What are kidney stones?
When urine becomes concentrated, calcium, uric acid or struvite stones may form. Most people simply excrete these crystals in their urine. In a small amount of people, the crystals stick together and form stones. Urine normally has chemicals that stop stones forming, but for some people these chemicals don't work properly.
Stones are more common in men. The first stone usually occurs in the 20 to 40 year old age group. Stones are also more common in tropical regions where either excessive sweating or a lack of good water availability (and therefore intake) leads to a lower urine output. Some metabolic and inherited conditions can also be associated with stones. Some stones are associated with urine infections.
Stones grow in many different shapes and sizes.
Common symptoms of stones include:
- Pain - usually severe, which can come and go in waves. It may be felt in the back, side of stomach or groin.
- Blood seen when passing urine
- Urge or discomfort with passing urine
- Nausea or vomiting
Stones will be diagnosed through an ultrasound, x-ray or CT scan of your abdomen.
Infected or painful stones need surgery to remove the stone. Antibiotics may be used to keep the urine free from bacteria that could lead to stone regrowth.
More information about the treatment options available at Urology Associates can be found below:
- Ureteroscopy and laser of stone
- Extra-corporeal shock wave lithotripsy (ESWL)
- Percutaneous nephrolithotomy (PCNL)
Following stone surgery, it may be necessary to remove a stent that has been placed in your ureter (the tube that drains the kidney to the bladder). This can often be removed yourself at home, or one of our nurses can assist if you wish. Click here for information on stents and stent removal.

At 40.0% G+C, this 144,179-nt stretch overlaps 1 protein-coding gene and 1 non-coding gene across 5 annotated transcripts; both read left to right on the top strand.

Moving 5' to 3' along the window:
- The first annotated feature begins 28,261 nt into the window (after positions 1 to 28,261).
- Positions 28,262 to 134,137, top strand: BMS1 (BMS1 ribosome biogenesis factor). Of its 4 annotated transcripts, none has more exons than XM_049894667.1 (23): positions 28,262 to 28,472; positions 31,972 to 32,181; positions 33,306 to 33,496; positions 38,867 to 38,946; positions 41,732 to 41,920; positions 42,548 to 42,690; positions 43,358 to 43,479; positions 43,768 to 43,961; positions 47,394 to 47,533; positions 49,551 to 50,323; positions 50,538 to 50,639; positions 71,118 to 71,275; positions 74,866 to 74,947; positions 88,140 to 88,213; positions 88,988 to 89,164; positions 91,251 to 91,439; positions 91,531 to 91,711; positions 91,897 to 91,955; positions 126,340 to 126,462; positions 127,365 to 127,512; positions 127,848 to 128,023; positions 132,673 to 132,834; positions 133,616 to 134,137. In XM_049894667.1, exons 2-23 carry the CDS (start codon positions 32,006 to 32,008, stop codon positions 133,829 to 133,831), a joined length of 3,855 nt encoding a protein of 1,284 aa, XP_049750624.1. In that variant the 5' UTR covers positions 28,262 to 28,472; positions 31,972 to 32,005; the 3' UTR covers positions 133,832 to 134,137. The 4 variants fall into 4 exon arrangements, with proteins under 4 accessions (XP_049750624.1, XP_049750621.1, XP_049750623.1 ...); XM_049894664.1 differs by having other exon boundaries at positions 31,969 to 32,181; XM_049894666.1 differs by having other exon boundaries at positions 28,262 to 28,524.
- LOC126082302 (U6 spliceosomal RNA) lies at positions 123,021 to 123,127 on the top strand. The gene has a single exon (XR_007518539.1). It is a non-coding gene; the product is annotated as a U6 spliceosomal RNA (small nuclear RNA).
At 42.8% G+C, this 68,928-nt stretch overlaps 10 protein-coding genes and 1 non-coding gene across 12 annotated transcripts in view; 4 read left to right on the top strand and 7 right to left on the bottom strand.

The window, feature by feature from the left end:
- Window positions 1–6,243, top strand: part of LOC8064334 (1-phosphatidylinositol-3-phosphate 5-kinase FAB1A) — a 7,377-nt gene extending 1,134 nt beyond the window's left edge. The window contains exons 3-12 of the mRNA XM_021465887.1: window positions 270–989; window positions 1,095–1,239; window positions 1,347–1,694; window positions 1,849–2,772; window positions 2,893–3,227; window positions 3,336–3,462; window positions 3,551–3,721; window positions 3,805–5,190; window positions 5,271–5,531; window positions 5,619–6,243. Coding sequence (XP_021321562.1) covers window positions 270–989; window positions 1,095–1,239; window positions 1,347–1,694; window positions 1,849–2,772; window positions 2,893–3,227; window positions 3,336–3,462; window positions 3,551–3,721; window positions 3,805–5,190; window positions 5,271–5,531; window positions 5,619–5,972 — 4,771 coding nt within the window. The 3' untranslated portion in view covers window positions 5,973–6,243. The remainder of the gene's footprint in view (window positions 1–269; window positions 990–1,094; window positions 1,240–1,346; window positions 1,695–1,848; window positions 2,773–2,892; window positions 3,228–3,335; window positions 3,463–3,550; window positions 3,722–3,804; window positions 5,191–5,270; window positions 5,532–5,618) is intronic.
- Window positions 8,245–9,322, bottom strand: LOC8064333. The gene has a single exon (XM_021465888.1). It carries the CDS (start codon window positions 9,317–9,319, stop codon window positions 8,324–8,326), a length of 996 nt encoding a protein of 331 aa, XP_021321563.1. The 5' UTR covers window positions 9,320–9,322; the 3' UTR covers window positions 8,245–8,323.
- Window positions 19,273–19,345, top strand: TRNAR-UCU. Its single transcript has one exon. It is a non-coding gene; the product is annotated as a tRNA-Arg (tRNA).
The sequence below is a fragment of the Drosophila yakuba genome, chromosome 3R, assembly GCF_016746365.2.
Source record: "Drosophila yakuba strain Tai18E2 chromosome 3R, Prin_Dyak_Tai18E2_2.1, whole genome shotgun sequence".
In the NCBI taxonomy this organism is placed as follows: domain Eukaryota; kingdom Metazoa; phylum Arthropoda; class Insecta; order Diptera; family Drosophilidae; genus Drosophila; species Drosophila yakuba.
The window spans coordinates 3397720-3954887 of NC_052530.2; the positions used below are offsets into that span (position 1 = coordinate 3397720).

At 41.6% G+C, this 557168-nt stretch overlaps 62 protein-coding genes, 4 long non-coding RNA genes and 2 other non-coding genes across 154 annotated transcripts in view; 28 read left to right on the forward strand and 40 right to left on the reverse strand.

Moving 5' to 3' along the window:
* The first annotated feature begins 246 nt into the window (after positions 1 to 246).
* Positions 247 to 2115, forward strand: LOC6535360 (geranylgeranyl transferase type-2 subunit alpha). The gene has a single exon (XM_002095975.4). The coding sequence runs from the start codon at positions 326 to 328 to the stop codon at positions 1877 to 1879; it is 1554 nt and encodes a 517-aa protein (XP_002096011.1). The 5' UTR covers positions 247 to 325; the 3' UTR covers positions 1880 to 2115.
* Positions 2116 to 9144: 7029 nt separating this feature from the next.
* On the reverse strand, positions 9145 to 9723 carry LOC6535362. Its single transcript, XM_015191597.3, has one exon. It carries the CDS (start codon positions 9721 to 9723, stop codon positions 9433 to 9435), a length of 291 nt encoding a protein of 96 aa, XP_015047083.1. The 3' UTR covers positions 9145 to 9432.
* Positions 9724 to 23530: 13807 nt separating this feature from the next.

Once someone has had a stone, they are more likely to have a subsequent stone in the future, making prevention very important.
Increasing fluid intake is very important. Most people who form stones do not drink enough fluid. Water is the best fluid to drink. Your urine should be a pale yellow colour when you are drinking enough. Drinking more in the summer months or when working or sweating is important.
Some stones may respond to reducing the amount of salt and acidic foods in the diet such as meats, fish and poultry.
The intake of oxalate containing foods may need to be reduced. Spinach, rhubarb, strawberries, nuts, beetroot, chocolate and tea are high in oxalate.
B vitamins do not cause stones. High intakes of calcium-containing vitamin C, vitamin D and fish liver oil all increase kidney stone formation in some people.
Medications to prevent further stones may be used. Infected stones need surgery to remove the stone and antibiotics may be used to keep the urine free from bacteria that may lead to stone regrowth.
Your urologist may suggest you use a medication that makes your urine less acidic (more alkaline) - this increases the pH of the urine and helps reduce the formation of certain types of stones.